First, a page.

University presidents ask lawmakers to consider impact of 'devastating' proposed budget cuts

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FRANKFORT, Ky. (WKYT) - As dozens of students protested Governor Matt Bevin’s proposed education cuts Thursday morning, two state university presidents asked lawmakers to consider the damage the cuts could cause.

A House subcommittee reviewing the budget, listened as the presidents for Morehead State University and Western Kentucky University testified about how the proposed budget cuts would threaten various aspects of their schools.

Top officials from the University of Kentucky, Eastern Kentucky University and Kentucky State University have already asked lawmakers to consider what could happen to public universities under the governor's proposal.

That proposal outlines a 4.5 percent spending cut for the rest of the fiscal year; the university cuts would increase to 9 percent over the next two years.

The governor says the slash in spending is needed if the state is going to start bailing the state out of its multi-billion dollar pension crisis.

Several university presidents say if the budget passes as is, students will see tuition hikes and employees will lose their jobs.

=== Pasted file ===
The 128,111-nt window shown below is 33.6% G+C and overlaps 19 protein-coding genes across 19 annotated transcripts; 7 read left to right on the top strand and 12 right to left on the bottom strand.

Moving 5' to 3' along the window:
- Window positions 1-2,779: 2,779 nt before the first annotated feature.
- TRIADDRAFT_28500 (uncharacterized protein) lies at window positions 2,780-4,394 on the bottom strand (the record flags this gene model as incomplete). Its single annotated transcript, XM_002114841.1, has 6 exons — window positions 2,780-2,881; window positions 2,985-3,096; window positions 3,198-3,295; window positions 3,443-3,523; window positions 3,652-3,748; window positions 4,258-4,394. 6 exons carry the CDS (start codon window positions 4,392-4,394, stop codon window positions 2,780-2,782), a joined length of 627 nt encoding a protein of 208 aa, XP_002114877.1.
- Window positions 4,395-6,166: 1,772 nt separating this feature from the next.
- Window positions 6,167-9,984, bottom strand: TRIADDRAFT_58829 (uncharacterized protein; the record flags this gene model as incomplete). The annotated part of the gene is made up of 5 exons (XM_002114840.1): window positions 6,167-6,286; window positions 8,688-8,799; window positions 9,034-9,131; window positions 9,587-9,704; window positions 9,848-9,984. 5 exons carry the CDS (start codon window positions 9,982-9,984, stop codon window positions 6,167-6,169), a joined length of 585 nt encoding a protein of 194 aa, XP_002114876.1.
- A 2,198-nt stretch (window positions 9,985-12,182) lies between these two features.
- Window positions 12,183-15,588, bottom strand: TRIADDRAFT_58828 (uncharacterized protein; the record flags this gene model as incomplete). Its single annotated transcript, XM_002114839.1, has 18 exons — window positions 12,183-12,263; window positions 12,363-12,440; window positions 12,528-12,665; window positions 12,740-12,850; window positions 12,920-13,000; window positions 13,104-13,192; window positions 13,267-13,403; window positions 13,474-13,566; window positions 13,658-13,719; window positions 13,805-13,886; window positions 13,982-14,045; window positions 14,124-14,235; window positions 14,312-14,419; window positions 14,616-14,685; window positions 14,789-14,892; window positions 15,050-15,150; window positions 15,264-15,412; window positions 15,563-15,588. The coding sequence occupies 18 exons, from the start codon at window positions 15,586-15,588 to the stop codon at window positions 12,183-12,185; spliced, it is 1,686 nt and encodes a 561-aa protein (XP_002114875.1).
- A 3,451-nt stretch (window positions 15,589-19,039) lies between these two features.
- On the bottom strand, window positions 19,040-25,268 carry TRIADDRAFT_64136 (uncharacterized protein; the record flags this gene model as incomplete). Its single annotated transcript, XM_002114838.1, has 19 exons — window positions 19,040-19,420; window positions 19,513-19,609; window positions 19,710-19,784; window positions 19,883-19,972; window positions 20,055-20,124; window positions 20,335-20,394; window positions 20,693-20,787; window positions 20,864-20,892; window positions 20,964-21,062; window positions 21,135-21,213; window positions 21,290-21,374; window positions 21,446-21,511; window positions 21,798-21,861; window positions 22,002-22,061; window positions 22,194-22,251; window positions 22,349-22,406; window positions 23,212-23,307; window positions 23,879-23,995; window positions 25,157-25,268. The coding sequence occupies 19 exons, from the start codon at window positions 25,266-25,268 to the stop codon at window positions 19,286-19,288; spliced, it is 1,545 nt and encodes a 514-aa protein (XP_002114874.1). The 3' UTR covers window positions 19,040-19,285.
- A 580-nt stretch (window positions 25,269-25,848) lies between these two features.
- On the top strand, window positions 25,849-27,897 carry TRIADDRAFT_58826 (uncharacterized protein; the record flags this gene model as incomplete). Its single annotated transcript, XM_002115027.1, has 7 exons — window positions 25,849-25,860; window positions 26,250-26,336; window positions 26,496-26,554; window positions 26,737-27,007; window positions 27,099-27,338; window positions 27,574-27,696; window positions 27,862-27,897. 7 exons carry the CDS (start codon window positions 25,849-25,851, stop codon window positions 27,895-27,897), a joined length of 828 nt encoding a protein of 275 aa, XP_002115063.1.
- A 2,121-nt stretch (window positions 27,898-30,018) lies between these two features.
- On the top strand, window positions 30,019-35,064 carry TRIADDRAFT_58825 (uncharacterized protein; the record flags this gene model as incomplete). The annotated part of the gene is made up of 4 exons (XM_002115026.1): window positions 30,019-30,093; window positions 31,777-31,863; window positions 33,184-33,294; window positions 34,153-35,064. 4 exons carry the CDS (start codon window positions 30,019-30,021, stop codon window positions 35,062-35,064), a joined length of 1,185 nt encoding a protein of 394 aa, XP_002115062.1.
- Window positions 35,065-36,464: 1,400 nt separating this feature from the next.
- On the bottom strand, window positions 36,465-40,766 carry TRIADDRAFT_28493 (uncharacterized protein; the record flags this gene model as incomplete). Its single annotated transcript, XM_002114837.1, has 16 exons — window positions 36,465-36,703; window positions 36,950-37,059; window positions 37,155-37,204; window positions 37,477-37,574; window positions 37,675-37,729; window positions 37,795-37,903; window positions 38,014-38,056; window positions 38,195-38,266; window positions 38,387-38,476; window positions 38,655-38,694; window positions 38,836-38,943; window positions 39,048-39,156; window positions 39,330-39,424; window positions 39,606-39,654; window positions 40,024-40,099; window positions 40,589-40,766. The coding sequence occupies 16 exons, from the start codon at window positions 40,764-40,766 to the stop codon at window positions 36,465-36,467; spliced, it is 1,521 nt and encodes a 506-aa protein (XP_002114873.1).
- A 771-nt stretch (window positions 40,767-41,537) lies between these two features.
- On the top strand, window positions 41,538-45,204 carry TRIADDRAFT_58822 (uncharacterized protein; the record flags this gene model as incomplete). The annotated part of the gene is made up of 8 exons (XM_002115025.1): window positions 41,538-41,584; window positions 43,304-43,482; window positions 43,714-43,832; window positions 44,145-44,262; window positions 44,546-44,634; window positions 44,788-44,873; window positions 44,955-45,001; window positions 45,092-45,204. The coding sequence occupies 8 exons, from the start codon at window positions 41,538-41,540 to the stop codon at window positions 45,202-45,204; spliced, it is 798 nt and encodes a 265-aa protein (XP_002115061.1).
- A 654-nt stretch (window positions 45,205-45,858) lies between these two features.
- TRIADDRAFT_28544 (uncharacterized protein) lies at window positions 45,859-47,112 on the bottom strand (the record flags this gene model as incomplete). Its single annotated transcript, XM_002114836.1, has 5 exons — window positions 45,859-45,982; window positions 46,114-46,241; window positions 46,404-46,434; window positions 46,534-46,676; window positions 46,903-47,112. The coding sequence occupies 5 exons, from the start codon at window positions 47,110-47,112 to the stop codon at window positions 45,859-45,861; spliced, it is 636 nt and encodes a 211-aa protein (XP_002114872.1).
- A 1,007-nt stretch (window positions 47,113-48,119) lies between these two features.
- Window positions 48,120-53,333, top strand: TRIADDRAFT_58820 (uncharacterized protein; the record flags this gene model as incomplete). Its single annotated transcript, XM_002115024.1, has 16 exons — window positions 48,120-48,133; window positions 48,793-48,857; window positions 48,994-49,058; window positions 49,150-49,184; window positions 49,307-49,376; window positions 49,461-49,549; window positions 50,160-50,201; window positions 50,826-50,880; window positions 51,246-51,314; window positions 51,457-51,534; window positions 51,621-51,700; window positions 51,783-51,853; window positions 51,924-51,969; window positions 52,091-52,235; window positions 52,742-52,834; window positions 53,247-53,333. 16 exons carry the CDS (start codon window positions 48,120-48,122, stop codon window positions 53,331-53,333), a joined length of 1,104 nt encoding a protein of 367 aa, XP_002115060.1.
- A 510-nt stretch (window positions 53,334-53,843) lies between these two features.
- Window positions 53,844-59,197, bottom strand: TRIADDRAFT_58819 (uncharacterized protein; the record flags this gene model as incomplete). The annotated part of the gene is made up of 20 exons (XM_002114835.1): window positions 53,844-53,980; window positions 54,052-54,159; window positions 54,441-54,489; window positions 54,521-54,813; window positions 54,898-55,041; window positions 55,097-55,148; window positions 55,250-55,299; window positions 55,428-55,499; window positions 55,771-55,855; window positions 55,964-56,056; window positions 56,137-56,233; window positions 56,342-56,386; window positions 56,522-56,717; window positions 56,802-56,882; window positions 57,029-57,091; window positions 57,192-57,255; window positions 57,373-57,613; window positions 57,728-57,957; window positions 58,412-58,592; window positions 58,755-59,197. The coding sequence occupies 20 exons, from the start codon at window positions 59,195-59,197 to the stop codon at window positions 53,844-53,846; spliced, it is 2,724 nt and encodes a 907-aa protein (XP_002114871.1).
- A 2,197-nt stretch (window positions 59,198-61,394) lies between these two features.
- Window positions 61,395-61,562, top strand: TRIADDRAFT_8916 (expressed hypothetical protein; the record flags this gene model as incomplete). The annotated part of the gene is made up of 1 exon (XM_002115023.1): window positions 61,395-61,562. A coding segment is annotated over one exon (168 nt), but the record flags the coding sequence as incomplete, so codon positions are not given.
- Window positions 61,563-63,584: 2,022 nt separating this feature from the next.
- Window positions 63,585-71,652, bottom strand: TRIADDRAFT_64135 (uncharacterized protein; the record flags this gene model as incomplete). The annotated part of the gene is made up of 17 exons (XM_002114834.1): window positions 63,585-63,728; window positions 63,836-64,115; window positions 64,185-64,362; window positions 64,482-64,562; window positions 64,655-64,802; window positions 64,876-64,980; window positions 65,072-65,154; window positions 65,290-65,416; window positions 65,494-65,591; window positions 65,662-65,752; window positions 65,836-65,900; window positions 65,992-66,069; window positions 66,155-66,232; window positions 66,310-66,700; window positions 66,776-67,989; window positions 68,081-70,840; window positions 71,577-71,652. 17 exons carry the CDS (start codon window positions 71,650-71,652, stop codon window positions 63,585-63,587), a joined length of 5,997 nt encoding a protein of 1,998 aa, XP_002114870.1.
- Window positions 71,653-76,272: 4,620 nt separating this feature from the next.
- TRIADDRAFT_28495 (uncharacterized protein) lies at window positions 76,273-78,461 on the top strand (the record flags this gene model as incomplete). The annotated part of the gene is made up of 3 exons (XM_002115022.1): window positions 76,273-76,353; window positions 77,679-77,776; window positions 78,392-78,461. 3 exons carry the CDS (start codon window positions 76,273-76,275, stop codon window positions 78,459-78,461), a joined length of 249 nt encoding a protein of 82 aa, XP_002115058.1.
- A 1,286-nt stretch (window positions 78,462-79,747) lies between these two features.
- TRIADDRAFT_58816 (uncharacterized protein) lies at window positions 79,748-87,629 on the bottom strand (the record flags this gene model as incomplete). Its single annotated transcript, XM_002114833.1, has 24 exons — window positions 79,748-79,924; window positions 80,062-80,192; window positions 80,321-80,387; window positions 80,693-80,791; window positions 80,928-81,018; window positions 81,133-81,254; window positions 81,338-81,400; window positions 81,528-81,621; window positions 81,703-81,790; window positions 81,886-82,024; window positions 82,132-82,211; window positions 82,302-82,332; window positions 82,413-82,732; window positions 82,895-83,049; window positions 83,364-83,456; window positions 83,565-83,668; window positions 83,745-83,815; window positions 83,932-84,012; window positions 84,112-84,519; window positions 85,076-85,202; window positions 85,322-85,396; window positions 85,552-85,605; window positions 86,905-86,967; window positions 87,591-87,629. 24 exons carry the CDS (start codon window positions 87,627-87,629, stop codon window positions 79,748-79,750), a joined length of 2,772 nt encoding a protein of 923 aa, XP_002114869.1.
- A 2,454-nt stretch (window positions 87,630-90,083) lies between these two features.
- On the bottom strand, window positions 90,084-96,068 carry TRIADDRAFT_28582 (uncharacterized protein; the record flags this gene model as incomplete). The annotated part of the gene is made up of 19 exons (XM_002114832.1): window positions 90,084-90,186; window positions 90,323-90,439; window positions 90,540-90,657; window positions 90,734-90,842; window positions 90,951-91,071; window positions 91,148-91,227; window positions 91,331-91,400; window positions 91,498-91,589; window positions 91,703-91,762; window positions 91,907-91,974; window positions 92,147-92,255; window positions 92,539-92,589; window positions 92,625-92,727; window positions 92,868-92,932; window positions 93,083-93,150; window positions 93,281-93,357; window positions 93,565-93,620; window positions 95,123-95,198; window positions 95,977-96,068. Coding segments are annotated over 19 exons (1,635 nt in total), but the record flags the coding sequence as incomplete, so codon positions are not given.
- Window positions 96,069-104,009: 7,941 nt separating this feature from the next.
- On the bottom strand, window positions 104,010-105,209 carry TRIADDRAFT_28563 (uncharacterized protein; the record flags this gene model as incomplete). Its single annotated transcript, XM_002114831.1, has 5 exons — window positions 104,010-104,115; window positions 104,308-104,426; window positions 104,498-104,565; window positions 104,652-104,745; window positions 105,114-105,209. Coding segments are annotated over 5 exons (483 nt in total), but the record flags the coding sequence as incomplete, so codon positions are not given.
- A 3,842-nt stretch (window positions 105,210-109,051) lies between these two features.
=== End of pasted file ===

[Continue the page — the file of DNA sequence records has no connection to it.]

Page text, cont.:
Murray State University students protesting outside the capitol tell WKYT that they are concerned that classes that some might consider non-essential, such as theatre and art, will also be cut.

WKU's president told committee members that the university's community services are most vulnerable because they have to protect tenured professors.

"Even the recession cuts paled in comparison to these cuts. When you deal with this level of cutting I have to protect the core curriculum," said president Gary Ransdell.

Students and school leaders are promising to continue pushing back against the proposed cuts as lawmakers continue reviewing the budget. They have until late April to approve the budget.

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